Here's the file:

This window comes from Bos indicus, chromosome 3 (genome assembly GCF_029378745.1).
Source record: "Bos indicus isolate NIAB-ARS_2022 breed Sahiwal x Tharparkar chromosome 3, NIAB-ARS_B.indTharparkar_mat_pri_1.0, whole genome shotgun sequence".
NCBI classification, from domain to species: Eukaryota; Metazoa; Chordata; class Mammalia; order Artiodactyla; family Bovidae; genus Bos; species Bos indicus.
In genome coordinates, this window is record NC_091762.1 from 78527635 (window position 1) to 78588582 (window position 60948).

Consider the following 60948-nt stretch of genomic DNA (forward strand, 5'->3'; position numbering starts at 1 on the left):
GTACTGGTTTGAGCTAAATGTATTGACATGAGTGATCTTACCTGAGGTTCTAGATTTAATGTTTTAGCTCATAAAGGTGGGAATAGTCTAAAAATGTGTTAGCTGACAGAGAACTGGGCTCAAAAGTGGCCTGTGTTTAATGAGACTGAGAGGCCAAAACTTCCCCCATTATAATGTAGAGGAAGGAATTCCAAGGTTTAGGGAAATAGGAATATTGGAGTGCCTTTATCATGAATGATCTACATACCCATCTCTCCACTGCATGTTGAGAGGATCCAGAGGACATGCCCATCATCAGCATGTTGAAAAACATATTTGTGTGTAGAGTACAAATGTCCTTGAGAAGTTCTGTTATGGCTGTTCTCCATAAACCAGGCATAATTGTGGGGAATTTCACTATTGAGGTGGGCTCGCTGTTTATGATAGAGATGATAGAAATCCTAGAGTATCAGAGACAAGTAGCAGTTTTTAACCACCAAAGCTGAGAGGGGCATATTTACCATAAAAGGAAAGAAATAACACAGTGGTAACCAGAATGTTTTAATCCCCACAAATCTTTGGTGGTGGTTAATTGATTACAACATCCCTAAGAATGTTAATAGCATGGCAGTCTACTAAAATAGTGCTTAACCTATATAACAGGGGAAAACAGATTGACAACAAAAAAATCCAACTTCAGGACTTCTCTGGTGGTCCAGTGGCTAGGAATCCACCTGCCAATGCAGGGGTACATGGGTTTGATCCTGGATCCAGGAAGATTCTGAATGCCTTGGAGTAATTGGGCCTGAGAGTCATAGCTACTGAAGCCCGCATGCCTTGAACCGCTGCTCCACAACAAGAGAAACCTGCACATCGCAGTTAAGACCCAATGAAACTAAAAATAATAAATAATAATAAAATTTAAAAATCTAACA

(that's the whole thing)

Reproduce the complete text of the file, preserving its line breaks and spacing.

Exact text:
This window comes from Bos indicus, chromosome 3 (genome assembly GCF_029378745.1).
Source record: "Bos indicus isolate NIAB-ARS_2022 breed Sahiwal x Tharparkar chromosome 3, NIAB-ARS_B.indTharparkar_mat_pri_1.0, whole genome shotgun sequence".
NCBI classification, from domain to species: Eukaryota; Metazoa; Chordata; class Mammalia; order Artiodactyla; family Bovidae; genus Bos; species Bos indicus.
In genome coordinates, this window is record NC_091762.1 from 78527635 (window position 1) to 78588582 (window position 60948).

Consider the following 60948-nt stretch of genomic DNA (forward strand, 5'->3'; position numbering starts at 1 on the left):
GTACTGGTTTGAGCTAAATGTATTGACATGAGTGATCTTACCTGAGGTTCTAGATTTAATGTTTTAGCTCATAAAGGTGGGAATAGTCTAAAAATGTGTTAGCTGACAGAGAACTGGGCTCAAAAGTGGCCTGTGTTTAATGAGACTGAGAGGCCAAAACTTCCCCCATTATAATGTAGAGGAAGGAATTCCAAGGTTTAGGGAAATAGGAATATTGGAGTGCCTTTATCATGAATGATCTACATACCCATCTCTCCACTGCATGTTGAGAGGATCCAGAGGACATGCCCATCATCAGCATGTTGAAAAACATATTTGTGTGTAGAGTACAAATGTCCTTGAGAAGTTCTGTTATGGCTGTTCTCCATAAACCAGGCATAATTGTGGGGAATTTCACTATTGAGGTGGGCTCGCTGTTTATGATAGAGATGATAGAAATCCTAGAGTATCAGAGACAAGTAGCAGTTTTTAACCACCAAAGCTGAGAGGGGCATATTTACCATAAAAGGAAAGAAATAACACAGTGGTAACCAGAATGTTTTAATCCCCACAAATCTTTGGTGGTGGTTAATTGATTACAACATCCCTAAGAATGTTAATAGCATGGCAGTCTACTAAAATAGTGCTTAACCTATATAACAGGGGAAAACAGATTGACAACAAAAAAATCCAACTTCAGGACTTCTCTGGTGGTCCAGTGGCTAGGAATCCACCTGCCAATGCAGGGGTACATGGGTTTGATCCTGGATCCAGGAAGATTCTGAATGCCTTGGAGTAATTGGGCCTGAGAGTCATAGCTACTGAAGCCCGCATGCCTTGAACCGCTGCTCCACAACAAGAGAAACCTGCACATCGCAGTTAAGACCCAATGAAACTAAAAATAATAAATAATAATAAAATTTAAAAATCTAACA